Challenged by the public health threat of distracted driving among teens, students from UGA’s College of Public Health and School of Public and International Affairs (SPIA) designed an app that will potentially save lives. This innovative policy tool took first place at the University of Pennsylvania’s National Invitational Public Policy Challenge held March 24-26 in Philadelphia.
[Photo: UGA students (from left) Ms. Hilary Carruthers, Ms. Laura Pontari, Mr. Oluwatobi “Tobi” Olagunju and Ms. Sara Richey created the TurnKey app to reward teens for safer driving habits.]
The team—consisting of Master of Public Administration students Ms. Laura Pontari and Ms. Sara Richey, Doctor of Public Health student Hilary Carruthers, and Master of Public Health student Oluwatobi “Tobi” Olagunju — received $10,000 to complete the development of TurnKey, a mobile app designed to dissuade high school students from texting and driving. Grace Bagwell Adams, assistant professor of health policy and management in the College of Public Health, and W. David Bradford, George D. Busbee Chair in Public Policy in SPIA, were the UGA team’s faculty sponsors.
“The Fels Policy Challenge is transformative for students–they have the opportunity to build something innovative that has potential for real, sustainable change in their communities,” said Dr. Bagwell Adams. “It is inspiring to watch these ideas come to fruition.”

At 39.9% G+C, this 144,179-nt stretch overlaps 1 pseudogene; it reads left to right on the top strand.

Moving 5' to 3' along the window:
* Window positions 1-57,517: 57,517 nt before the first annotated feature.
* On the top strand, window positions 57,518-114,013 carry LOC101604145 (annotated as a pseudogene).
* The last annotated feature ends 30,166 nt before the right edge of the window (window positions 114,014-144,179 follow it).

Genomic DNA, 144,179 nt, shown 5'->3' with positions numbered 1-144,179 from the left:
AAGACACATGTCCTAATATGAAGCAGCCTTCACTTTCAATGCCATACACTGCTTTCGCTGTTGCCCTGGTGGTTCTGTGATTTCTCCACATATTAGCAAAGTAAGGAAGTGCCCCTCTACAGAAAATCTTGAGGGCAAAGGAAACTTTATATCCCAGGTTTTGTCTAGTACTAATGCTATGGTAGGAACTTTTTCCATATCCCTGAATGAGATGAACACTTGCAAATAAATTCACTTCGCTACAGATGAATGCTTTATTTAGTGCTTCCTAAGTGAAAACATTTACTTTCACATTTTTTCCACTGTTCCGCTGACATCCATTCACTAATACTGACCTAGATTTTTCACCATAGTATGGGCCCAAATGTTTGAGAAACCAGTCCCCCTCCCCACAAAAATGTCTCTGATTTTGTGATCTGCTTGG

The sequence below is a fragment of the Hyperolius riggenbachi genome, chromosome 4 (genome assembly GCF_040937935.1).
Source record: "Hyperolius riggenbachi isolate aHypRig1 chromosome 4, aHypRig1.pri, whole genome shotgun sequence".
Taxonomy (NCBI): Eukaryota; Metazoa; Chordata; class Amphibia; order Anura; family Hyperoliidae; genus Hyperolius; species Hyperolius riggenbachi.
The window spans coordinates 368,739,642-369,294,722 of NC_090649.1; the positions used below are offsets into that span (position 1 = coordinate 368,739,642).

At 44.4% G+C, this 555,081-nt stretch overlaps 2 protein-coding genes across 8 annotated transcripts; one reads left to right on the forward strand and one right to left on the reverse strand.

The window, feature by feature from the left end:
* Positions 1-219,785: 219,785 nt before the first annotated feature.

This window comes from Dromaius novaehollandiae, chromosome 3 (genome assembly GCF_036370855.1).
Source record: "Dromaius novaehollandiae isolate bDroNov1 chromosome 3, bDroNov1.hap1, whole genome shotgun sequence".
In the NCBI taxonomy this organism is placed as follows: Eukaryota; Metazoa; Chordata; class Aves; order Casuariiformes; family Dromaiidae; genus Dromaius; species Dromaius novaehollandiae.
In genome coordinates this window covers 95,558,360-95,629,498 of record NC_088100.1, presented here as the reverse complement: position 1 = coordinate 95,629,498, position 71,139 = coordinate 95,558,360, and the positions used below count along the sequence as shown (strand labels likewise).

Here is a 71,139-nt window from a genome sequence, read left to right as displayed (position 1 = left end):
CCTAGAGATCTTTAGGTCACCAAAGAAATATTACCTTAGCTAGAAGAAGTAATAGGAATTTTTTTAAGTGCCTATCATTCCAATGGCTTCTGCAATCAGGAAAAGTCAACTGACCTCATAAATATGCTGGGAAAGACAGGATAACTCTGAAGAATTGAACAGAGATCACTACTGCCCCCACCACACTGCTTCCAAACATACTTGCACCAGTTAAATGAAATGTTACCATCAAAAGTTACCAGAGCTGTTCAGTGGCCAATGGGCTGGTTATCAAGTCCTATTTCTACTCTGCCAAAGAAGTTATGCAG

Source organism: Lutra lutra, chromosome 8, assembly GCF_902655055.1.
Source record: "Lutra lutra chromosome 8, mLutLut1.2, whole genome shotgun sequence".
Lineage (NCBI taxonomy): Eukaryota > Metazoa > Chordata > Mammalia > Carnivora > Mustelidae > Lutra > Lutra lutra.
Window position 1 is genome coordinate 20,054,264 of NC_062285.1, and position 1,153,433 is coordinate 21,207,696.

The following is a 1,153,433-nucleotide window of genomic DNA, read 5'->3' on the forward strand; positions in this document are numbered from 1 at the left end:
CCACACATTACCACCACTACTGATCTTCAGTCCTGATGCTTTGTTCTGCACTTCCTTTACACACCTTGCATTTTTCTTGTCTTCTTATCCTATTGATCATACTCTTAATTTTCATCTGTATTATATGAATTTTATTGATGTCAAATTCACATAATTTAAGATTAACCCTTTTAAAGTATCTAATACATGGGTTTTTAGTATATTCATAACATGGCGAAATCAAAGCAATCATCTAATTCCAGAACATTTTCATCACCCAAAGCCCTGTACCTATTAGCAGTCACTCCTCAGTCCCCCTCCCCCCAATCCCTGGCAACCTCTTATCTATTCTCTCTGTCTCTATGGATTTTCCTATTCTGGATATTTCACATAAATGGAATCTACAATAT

The TurnKey app uses behavioral economics such as positive reinforcements to encourage students to engage in safer driving techniques. For each minute a student does not interact with their phone while driving, they earn points that eventually earn them prizes. Basic participation – opening the app and beginning to drive without any phone interaction—earns students points they can trade in for various coupon offers. Higher performing students will have their names entered into a drawing each semester for the chance to win a larger grand prize. In addition, students who team up to participate in the app’s group competitions can claim awards that include bonus points or a group pizza party.
“TurnKey has implications for public safety and public health,” said Bagwell Adams. “The application of behavioral science and technology to alter individual behavior in this context could save lives in Athens and other communities.”
In collaboration with an app developer and the local Athens-Clarke County School District, the TurnKey team will launch the pilot phase of the app at one Athens-area high school in fall 2017 and eventually span out to others.
The TurnKey team brings home UGA’s second national win at the National Invitational Policy Challenge. Hosted by Penn’s Fels Institute of Government, the by-invitation-only policy competition challenges student teams to develop a comprehensive policy proposal and civic campaign plan addressing an issue specific to their university’s local community. UGA was among four schools named as semi-finalists, including the Georgetown University, University of Texas at Austin and University of Pennsylvania.